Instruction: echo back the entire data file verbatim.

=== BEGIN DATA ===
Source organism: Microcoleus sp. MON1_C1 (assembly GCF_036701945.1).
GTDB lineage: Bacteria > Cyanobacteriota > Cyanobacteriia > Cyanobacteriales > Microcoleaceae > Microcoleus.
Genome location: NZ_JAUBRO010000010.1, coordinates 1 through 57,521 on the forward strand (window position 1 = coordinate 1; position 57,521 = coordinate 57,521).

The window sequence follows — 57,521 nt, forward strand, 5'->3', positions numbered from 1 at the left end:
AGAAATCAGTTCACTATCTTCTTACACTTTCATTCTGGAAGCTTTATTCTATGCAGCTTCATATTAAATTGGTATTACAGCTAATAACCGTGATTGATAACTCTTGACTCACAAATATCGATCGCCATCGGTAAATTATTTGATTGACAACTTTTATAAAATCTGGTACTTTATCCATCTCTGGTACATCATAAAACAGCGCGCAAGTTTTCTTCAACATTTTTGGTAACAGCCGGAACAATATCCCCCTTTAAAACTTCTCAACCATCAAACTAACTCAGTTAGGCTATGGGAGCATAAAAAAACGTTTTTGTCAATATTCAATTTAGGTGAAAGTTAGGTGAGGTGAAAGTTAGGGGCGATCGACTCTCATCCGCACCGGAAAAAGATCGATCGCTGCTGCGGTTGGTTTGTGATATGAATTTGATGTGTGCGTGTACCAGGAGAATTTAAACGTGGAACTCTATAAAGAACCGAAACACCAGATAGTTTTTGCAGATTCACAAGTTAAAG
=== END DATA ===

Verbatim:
Source organism: Microcoleus sp. MON1_C1 (assembly GCF_036701945.1).
GTDB lineage: Bacteria > Cyanobacteriota > Cyanobacteriia > Cyanobacteriales > Microcoleaceae > Microcoleus.
Genome location: NZ_JAUBRO010000010.1, coordinates 1 through 57,521 on the forward strand (window position 1 = coordinate 1; position 57,521 = coordinate 57,521).

The window sequence follows — 57,521 nt, forward strand, 5'->3', positions numbered from 1 at the left end:
AGAAATCAGTTCACTATCTTCTTACACTTTCATTCTGGAAGCTTTATTCTATGCAGCTTCATATTAAATTGGTATTACAGCTAATAACCGTGATTGATAACTCTTGACTCACAAATATCGATCGCCATCGGTAAATTATTTGATTGACAACTTTTATAAAATCTGGTACTTTATCCATCTCTGGTACATCATAAAACAGCGCGCAAGTTTTCTTCAACATTTTTGGTAACAGCCGGAACAATATCCCCCTTTAAAACTTCTCAACCATCAAACTAACTCAGTTAGGCTATGGGAGCATAAAAAAACGTTTTTGTCAATATTCAATTTAGGTGAAAGTTAGGTGAGGTGAAAGTTAGGGGCGATCGACTCTCATCCGCACCGGAAAAAGATCGATCGCTGCTGCGGTTGGTTTGTGATATGAATTTGATGTGTGCGTGTACCAGGAGAATTTAAACGTGGAACTCTATAAAGAACCGAAACACCAGATAGTTTTTGCAGATTCACAAGTTAAAG